Researchers discover extremely rare "T. rex" ant colony alive in Mandai forest

Claudine Rigal
Mai 19, 2017

National Geographic Young Explorer and entomologist Mark Wong and his colleague Gordon Yong, an entomologist at the National University of Singapore (NUS), stumbled across the first recorded live colony of Tyrannomyrmex rex (T. rex) ants in March 2016 while surveying the forested Mandai area, said the May 16 report.

What's more, the ants were found on land where rambutan, banana and durian orchards used to be.

The ant's tiny jaws reminded Fernandez of the stubby arms of Tyrannosaurus rex and other carnivorous dinosaurs, hence its name.

A single dead Tyrannomyrmex Rex ant was found in Malaysia in 2003, prompting its classification as a new species.

Eating fellow ants has been one of several multiple hygiene strategies to "prevent the spread of pathogens on corpses", Wang, who was not involved in the study, said. Researchers tried to offer the insects food samples from typical ant diets - everything from mites to millipedes to honey - but the ants wouldn't even approach the offerings.

Since them, a few other Tyrannomyrmex ants have been found in India, Singapore, Sri Lanka, and probably the Philippines - but all of them have been found dead. When faced with a threat, the ants curl up and freeze instead of fighting.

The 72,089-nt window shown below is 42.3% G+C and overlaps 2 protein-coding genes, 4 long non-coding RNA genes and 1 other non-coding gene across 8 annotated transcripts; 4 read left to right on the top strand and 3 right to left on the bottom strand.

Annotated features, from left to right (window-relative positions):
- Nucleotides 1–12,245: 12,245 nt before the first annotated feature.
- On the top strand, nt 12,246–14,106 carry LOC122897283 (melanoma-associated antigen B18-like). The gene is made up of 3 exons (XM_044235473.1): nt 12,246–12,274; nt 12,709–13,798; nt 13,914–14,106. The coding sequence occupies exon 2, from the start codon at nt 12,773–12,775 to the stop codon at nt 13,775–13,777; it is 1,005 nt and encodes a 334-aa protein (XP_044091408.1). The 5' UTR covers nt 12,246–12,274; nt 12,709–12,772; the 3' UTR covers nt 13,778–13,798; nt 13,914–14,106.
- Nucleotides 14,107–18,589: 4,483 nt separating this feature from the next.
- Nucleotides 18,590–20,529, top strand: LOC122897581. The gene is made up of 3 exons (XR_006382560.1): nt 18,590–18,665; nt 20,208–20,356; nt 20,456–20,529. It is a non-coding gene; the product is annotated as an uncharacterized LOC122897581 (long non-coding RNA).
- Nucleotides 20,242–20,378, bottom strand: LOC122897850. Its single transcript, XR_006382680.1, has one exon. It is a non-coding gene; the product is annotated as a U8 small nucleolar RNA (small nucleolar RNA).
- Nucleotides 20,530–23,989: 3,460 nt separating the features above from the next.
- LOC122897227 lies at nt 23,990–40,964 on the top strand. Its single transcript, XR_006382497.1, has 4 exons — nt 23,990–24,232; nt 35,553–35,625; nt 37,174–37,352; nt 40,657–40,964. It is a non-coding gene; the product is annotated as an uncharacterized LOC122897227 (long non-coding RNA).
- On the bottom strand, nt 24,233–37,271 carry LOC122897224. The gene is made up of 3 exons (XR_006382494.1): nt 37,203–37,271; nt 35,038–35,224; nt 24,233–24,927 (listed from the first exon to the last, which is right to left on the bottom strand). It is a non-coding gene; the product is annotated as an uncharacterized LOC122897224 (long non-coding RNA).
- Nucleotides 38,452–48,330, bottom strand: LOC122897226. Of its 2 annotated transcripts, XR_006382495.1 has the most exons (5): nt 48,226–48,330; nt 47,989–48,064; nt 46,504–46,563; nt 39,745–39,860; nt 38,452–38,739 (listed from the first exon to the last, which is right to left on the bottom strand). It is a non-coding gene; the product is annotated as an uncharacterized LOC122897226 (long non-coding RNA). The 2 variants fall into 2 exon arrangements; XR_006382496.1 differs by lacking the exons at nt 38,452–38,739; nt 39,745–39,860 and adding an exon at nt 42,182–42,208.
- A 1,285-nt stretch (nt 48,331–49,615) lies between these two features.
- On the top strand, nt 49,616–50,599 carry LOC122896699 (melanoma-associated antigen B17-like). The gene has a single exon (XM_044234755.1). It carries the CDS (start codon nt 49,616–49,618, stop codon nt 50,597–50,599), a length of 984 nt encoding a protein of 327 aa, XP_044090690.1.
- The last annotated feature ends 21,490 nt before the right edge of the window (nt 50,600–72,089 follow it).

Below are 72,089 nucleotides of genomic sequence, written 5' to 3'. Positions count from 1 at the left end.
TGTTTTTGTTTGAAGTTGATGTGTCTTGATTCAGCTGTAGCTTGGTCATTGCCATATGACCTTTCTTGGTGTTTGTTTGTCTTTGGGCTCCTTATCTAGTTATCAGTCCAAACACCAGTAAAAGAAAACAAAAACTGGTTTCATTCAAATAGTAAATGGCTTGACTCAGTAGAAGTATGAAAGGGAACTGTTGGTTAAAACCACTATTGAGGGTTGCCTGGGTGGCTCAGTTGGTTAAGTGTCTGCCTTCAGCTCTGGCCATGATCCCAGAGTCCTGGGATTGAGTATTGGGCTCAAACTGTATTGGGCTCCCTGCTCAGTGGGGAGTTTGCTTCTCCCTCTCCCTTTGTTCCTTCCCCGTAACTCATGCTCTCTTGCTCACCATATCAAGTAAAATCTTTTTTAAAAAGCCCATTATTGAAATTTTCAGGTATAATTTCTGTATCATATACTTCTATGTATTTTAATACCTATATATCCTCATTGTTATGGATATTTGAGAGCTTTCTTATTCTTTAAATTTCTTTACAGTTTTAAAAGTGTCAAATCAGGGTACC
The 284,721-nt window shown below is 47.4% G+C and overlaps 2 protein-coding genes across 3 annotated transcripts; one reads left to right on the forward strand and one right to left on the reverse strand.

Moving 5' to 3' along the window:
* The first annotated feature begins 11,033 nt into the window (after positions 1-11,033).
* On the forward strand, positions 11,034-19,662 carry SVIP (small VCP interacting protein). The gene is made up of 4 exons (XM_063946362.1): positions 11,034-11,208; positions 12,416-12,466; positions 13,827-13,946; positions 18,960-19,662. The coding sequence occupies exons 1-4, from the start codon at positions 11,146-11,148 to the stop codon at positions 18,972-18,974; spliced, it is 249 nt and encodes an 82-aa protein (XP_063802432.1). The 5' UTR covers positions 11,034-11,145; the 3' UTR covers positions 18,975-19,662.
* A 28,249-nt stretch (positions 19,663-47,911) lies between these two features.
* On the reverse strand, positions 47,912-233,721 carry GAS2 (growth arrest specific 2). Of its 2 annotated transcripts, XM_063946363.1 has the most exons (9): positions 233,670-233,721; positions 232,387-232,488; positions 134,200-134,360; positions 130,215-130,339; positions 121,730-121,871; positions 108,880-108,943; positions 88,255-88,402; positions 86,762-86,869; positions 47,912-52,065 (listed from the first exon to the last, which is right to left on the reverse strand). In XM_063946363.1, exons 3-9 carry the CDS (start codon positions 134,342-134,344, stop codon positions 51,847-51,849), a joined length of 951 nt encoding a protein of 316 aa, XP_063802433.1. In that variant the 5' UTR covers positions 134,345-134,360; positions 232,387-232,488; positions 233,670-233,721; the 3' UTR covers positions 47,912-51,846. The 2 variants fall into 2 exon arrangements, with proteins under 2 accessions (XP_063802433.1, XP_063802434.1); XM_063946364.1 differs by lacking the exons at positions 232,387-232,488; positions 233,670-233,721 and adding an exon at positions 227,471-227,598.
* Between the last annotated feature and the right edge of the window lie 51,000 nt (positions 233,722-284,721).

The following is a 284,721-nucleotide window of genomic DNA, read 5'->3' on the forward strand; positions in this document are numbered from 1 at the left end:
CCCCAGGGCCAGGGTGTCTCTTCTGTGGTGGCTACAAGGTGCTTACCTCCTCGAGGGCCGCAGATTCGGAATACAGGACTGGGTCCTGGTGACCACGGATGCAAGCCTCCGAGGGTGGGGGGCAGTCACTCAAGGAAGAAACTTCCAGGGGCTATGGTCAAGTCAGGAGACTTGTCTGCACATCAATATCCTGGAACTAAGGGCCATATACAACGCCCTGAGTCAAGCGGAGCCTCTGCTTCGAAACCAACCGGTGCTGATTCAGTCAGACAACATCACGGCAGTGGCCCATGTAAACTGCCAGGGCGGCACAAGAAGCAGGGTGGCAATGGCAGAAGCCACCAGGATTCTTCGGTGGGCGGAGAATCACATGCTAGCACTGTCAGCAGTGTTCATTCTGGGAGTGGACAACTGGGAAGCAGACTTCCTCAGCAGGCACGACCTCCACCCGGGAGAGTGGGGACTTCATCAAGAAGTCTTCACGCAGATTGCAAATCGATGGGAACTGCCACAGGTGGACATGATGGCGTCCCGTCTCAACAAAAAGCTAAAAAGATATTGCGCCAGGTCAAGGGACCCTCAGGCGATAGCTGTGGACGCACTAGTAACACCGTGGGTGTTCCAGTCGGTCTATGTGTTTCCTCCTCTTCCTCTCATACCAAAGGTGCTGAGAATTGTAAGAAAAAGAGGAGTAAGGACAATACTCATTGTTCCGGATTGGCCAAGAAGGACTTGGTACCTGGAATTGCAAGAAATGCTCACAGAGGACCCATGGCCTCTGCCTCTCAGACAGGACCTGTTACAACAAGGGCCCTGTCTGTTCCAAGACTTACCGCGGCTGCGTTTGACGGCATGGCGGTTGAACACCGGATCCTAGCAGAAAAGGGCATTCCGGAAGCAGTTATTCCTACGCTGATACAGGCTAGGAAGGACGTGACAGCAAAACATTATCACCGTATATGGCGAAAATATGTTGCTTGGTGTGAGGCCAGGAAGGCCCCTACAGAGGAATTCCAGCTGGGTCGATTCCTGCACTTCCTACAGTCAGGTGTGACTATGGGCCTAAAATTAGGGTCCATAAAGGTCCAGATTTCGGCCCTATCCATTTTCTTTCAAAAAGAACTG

Despite more than 20 years passing since the first example was found, very little is known about the ants.

Besides the 13 adult workers, the T. rex colony consisted of two worker pupae, one male pupa, nine larvae and five eggs.

By setting up artificial colonies, the researchers were able to test their reactions to a range of stimuli.

During the study, a heroic individual stung the millipede when it intruded the cluster and brood within the nest tube over multiple "curled-up" workers.

It turns out that, besides being an occasional carnivore, the T. Rex ant isn't really that scary (but hey, neither was the Tyrannosaurus Rex itself).

There's of course plenty more to find out about the ants and their habitat, which Wong noted has not been sufficiently studied - pieces of moist, rotting wood submerged in soil. But strangely enough, the colony cannibalized its sole male, leaving the researchers perplexed about the act.

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